Perhaps the most conservative of the three movements is the second, a lovely Andantino, almost a lullaby. The second half of the theme sounds more in the style of Max Bruch’s Violin Concerto and Scottish Fantasy than French. The middle section introduces a new melody.
The Finale, Allegro non troppo, is the most dramatic and technically challenging movement. It opens with an introduction in the form of a sparkling cadenza foreshadowing the principal theme of the movement and punctuated by menacing orchestral exclamations and timpani rolls. & The movement is also in sonata form with an array of themes, including a new one introduced in the middle of the development section. After a recapitulation of the three main themes, a lively coda with a rush to the finish allows the soloist to whip the audience into a mood for cheers and standing ovation.
Symphony No. 9 in E minor, Op. 95, “From the New World”
Antonín Dvořák’s sojourn in the United States from 1892 to 1895 came about through the efforts of Mrs. Jeanette B. Thurber. A dedicated and idealistic proponent of an American national musical style, she underwrote and administered the first American music conservatory, the National Conservatory of Music in New York. Because of Dvořák’s popularity throughout Europe, he was Thurber’s first choice for a director. He, in turn, was probably lured to the big city so far from home by both a large salary and convictions regarding musical nationalism that paralleled Mrs. Thurber’s own.
Thirty years before his arrival in New York Dvořák had read Henry Wadsworth Longfellow’s Song of Hiawatha in a Czech translation and was eager to learn more about the Native American and African American music, which he believed should be the basis of the American style of composition. He also shared with Mrs. Thurber the conviction that the National Conservatory should admit Negro students.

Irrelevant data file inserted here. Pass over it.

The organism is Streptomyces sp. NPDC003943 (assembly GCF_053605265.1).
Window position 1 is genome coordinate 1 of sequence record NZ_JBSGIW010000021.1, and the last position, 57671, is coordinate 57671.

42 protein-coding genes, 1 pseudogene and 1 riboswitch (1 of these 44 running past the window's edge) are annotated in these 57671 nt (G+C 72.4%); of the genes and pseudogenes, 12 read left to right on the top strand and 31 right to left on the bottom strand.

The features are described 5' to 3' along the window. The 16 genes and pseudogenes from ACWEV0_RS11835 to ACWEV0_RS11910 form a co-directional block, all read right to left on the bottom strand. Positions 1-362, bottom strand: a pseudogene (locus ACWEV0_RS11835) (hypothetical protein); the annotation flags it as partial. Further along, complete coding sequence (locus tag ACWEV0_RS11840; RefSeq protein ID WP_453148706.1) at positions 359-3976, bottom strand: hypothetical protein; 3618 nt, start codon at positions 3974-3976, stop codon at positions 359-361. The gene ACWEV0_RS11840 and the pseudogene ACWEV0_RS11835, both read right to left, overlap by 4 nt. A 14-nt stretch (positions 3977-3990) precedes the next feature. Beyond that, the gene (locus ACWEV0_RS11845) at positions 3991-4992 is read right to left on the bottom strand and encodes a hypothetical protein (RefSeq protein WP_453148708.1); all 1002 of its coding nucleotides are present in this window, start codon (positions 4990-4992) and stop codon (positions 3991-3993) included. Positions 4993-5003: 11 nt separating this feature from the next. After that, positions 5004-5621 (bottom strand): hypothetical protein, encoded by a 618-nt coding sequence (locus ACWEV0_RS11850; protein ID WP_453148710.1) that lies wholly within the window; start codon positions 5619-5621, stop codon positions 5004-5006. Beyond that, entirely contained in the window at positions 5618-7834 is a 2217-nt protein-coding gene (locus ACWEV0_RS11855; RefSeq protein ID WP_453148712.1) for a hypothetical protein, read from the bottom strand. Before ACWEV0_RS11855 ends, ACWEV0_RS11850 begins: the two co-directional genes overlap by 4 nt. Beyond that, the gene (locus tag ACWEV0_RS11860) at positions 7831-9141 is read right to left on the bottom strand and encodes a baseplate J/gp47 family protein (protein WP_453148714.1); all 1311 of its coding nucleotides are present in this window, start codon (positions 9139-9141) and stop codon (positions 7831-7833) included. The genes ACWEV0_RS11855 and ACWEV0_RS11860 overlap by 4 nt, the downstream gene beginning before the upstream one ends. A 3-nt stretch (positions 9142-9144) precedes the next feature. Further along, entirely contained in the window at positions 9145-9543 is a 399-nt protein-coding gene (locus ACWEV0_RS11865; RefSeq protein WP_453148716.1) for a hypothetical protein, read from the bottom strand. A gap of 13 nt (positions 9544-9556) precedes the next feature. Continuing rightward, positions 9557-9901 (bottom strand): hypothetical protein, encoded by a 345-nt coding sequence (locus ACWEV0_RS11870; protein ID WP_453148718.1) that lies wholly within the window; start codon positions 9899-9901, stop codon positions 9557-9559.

While his knowledge of authentic Native American music is questionable – his exposure came through samples transcribed for him by American friends and through Buffalo Bill’s Wild West Show – he became familiar with Negro spirituals through one of his students, as well as indirectly via the songs of Stephen Foster. He incorporated both of these styles into the Symphony No. 9, composed while he was in New York.
Just as Dvořák never quoted Bohemian folk music directly in his own nationalistic music, he did not use American themes in their entirety. Rather, he incorporated characteristic motives into his own unsurpassed gift for melody. Nevertheless, any listener with half an ear can discern fragments of “Swing Low Sweet Chariot” in the second theme of the first movement, as well as “Massa Dear” (also known as “Goin’ Home”) in the famous English horn solo in the second movement. We can deduce the importance of these musical motives from the fact that they appear as reminiscences in more than one movement, especially in the finale. The symphony, however, is hardly an American pastiche; the second motive in the largo movement is a phrase of wrenching musical longing that many listeners interpret as the composer’s nostalgia for his native Bohemia. Other melodies, such as the principal theme of the first movement, seem to have no particular origin beyond the composer's inspiration.
It is curious that Dvořák seemed to make no distinction between the folk music of American slaves and American Indians. While the second movement uses a theme from African America spirituals, the composer also claimed that it had been inspired by Longfellow’s epic, perhaps by Minnehaha’s forest funeral. The third movement as well, in its rhythmic thumping, its use of the pentatonic scale and the orchestration dominated by winds and percussion is meant to portray an Indian ceremonial dance described in Longfellow’s poem. Incidentally, Dvořák had also intended to compose an opera on Hiawatha, which never even approached completion. But his symphonic use of what he believed to be an authentic Native American musical idiom may have represented his initial ideas for the opera.
One of the most important features of the Symphony is its thematic coherence. Whatever the origin of the melodies, they all have a modular characteristic in that they can be mixed and matched in many different ways. In the finale Dvořák brings nearly all of the Symphony's themes together, sometimes as one long combined melody, sometimes incontrapuntal relationship to each other.
Copyright © Elizabeth and Joseph Kahn 2015